I’m terrified of spiders, but my fear doesn’t control my life or my actions or my mind, like it does for Greg, the protagonist in James Rice’s devastating debut Alice and the Fly.
Teenager Greg has severe arachnophobia, rich parents, no friends, and a crush on a girl at school, Alice. As his fascination with Alice grows, Greg nurtures his love for her and tries to combat the debililitating fear he has of spiders.
Alice and the Fly is beautifully told, especially so given its serious and sometimes dark subject matters. Rice somehow manages to make the book uplifting in parts, despite the tragic events that unfold.
But it’s Rice’s intimate examination of mental illness that deserves the most praise and attention. Told by Greg, Alice and the Fly both offers an insight into the mind of a teenager suffering from mental illness, while simultaneously making the reader realise just how difficult it is to ever understand what someone suffering from arachnophobia is going through. That doesn’t mean, however, that you shouldn’t try to understand, something Rice conveys through Greg’s parents, who clearly love their child but don’t know how to help him, and in some ways have given up.
Rice creates a fascinating world around Greg. Firstly, there is the titular Alice, and it’s easy to see why Greg, shy and friendless, falls for her – Alice is both unattainable and vulnerable. I also found Greg’s sister Sarah absolutely fascinating. In fact, Greg’s entire family were hugely intriguing – a grandmother we never meet, a sister obsessed with perfecting a dance and falling in with the popular kids, a father whose job is to physically alter the appearance of people and a mother whose life is validated by the opinions of other people. Appearances are important to Greg’s family, it’s as though if they can make everything look perfect, they can ignore Greg’s problem and pretend everything is ok. Greg’s family are also a chance, I think, for Rice to explore the sometimes hereditary nature of mental illness, the different forms it can take, and the different severities of it.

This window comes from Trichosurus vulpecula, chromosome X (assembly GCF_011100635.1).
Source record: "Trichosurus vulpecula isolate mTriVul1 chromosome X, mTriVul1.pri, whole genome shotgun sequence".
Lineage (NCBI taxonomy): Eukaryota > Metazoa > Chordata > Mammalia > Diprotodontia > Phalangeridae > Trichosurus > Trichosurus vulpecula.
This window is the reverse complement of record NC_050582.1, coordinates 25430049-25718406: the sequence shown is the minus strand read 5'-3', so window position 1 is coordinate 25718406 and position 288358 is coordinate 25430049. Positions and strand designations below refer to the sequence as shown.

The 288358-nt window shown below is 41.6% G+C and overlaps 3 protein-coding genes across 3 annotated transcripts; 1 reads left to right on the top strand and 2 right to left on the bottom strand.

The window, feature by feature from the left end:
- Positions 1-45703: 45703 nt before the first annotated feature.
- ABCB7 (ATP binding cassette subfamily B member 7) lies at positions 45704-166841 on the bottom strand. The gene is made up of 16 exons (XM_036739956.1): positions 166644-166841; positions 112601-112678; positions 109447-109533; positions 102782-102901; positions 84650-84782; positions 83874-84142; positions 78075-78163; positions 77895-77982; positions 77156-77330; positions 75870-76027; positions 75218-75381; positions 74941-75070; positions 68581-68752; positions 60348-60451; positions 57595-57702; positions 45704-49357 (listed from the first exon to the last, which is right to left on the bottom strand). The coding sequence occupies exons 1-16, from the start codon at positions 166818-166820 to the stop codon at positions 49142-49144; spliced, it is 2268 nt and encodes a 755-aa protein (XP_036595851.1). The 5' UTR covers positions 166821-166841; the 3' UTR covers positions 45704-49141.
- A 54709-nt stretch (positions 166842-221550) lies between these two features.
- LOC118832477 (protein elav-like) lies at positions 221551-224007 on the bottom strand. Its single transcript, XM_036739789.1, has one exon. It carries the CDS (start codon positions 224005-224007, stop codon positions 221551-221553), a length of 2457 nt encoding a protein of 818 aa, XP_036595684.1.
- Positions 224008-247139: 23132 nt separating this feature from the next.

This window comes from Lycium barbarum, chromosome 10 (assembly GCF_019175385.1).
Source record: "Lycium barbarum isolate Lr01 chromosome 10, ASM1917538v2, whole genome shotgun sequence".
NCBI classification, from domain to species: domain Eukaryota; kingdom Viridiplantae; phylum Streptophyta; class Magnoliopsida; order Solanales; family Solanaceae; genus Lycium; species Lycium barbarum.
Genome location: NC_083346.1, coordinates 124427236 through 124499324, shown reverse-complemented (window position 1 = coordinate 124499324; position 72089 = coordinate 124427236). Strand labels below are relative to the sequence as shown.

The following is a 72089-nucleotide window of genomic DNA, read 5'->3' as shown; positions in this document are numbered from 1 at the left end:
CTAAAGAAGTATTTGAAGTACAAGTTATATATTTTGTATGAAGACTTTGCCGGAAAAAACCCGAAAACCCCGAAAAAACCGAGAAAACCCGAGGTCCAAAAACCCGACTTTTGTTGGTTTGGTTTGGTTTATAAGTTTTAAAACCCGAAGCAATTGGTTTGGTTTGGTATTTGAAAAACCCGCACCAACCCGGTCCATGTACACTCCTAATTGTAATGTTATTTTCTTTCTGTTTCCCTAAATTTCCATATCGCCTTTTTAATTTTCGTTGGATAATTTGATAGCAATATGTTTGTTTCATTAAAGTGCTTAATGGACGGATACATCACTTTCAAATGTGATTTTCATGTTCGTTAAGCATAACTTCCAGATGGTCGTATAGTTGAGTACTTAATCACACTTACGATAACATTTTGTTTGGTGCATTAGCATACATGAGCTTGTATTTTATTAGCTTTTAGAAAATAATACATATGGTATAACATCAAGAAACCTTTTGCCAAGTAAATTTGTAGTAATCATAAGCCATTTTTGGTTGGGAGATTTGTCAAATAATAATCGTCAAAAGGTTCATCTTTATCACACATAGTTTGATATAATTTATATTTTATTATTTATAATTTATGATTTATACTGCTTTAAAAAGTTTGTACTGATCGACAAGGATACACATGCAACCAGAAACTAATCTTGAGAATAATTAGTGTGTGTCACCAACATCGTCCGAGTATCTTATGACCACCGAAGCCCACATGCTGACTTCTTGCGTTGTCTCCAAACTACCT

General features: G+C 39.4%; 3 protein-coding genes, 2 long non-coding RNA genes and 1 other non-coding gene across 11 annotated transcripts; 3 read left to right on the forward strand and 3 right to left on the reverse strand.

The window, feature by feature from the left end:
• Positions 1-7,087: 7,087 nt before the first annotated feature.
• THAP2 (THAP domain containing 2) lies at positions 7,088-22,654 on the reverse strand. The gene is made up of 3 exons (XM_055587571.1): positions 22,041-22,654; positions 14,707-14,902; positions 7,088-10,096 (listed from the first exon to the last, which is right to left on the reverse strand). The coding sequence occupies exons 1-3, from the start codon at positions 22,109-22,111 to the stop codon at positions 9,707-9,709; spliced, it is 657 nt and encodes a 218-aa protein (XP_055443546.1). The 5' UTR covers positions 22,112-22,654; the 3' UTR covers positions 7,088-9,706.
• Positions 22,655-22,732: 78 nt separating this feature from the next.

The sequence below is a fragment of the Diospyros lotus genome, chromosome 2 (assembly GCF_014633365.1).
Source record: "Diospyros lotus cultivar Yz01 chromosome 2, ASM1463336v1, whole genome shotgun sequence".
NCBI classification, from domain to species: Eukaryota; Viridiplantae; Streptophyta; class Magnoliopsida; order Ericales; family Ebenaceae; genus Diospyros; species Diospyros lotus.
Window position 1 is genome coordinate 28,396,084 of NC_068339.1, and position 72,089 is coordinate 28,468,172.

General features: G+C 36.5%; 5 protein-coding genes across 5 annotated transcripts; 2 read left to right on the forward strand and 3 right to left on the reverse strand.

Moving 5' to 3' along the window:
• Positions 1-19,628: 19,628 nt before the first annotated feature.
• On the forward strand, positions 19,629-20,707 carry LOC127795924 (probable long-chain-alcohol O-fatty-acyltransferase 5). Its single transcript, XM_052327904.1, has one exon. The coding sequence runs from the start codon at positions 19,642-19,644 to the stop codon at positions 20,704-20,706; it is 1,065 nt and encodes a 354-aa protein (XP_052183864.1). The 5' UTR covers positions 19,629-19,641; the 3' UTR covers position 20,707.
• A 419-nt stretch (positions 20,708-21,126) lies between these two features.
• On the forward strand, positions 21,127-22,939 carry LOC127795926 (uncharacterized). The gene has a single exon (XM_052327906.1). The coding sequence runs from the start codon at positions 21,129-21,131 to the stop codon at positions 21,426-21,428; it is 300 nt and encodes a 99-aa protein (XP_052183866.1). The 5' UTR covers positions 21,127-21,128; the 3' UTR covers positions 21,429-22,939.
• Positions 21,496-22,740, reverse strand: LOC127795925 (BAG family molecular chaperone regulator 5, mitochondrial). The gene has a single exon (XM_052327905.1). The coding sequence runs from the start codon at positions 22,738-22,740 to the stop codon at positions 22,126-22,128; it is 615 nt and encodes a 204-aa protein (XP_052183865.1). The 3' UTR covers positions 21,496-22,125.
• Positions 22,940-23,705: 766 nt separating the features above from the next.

Ultimately, Alice and the Fly is about love, and how it can both destroy and build people. It’s an absolutely beautiful book, that is both sad and uplifting. It’s full of tragedy, but also nuggets of hope, and is a painful, honest examination of mental illness, as well as a story of what it’s like to be a lonely, scared teenager.
*Alice and the Fly is out on January 15, 2015.
How I got this book: From the publisher, Hodder & Stoughton. This did not affect my review.